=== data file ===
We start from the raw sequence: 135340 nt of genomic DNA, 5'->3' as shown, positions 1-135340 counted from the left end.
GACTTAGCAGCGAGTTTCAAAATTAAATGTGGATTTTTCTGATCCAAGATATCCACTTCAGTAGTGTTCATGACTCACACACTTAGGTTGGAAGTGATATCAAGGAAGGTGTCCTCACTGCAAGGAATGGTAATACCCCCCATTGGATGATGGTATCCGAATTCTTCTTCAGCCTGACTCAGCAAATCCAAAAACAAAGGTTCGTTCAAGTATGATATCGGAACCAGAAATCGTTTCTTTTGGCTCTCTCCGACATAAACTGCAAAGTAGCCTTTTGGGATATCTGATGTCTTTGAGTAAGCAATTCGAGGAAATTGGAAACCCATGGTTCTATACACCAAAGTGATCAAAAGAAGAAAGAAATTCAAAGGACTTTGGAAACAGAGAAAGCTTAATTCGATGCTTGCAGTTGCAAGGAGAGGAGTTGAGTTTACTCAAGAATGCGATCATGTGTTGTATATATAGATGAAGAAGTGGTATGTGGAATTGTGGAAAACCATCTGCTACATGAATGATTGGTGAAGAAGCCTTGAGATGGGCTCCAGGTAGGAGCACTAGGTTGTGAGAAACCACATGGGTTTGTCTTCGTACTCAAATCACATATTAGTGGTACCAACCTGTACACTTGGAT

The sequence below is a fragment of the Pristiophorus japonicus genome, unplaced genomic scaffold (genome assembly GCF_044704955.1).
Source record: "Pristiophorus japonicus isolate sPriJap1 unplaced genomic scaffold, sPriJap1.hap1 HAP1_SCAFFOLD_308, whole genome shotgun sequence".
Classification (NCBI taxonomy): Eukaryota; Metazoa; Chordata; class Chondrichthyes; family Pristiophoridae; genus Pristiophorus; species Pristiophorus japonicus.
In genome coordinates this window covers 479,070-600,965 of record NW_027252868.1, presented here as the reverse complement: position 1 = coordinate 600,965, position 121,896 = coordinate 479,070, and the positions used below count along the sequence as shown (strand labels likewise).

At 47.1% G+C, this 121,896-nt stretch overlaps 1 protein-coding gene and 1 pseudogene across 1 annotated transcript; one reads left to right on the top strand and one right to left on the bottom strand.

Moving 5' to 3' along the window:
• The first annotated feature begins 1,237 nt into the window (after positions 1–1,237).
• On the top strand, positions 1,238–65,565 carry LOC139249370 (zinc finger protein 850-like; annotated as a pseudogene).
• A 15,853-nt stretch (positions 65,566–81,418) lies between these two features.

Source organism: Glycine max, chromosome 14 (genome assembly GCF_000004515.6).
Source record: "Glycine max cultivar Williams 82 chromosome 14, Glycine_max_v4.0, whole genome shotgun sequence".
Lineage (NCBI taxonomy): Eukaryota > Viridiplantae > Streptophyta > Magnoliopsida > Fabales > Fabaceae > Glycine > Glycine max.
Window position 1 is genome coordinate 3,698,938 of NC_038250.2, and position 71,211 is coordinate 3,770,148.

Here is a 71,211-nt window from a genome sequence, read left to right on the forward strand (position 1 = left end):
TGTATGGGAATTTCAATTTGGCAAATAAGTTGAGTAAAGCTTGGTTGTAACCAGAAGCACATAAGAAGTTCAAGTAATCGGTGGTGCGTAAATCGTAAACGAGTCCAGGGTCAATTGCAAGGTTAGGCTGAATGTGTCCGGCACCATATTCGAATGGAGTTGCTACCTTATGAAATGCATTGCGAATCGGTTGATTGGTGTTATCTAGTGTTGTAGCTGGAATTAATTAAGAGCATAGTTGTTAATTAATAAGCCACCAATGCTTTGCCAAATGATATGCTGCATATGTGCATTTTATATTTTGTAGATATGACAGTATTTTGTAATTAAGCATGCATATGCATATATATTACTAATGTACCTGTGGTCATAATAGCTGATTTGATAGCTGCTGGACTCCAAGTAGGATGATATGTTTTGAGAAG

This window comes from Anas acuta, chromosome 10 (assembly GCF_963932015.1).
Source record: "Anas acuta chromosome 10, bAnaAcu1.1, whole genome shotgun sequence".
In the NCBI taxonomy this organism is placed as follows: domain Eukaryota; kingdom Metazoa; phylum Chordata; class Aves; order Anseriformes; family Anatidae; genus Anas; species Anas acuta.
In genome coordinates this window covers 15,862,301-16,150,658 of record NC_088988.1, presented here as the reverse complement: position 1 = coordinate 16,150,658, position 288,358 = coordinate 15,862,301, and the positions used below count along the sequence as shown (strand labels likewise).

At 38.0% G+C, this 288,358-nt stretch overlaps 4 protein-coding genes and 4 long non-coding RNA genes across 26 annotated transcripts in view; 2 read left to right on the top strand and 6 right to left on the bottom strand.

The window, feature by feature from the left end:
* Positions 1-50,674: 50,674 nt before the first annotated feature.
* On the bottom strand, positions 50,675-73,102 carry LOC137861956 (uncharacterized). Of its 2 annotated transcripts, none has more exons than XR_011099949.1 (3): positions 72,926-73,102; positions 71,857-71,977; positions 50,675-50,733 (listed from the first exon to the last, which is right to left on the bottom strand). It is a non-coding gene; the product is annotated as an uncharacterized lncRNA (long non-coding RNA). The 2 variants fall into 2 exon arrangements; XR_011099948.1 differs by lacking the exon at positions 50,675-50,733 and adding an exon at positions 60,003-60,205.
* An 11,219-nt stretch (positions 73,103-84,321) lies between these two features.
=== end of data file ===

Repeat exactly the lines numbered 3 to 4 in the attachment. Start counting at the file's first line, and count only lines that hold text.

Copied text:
The sequence below is a fragment of the Pristiophorus japonicus genome, unplaced genomic scaffold (genome assembly GCF_044704955.1).
Source record: "Pristiophorus japonicus isolate sPriJap1 unplaced genomic scaffold, sPriJap1.hap1 HAP1_SCAFFOLD_308, whole genome shotgun sequence".